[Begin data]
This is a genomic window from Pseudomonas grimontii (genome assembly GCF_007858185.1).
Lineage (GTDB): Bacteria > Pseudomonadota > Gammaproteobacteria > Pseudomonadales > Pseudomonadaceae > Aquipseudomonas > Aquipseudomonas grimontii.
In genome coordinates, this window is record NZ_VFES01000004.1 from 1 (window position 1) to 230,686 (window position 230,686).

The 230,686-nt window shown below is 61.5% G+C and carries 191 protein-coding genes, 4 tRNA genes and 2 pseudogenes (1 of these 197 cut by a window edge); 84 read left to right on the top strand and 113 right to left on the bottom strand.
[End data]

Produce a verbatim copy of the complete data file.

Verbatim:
This is a genomic window from Pseudomonas grimontii (genome assembly GCF_007858185.1).
Lineage (GTDB): Bacteria > Pseudomonadota > Gammaproteobacteria > Pseudomonadales > Pseudomonadaceae > Aquipseudomonas > Aquipseudomonas grimontii.
In genome coordinates, this window is record NZ_VFES01000004.1 from 1 (window position 1) to 230,686 (window position 230,686).

The 230,686-nt window shown below is 61.5% G+C and carries 191 protein-coding genes, 4 tRNA genes and 2 pseudogenes (1 of these 197 cut by a window edge); 84 read left to right on the top strand and 113 right to left on the bottom strand.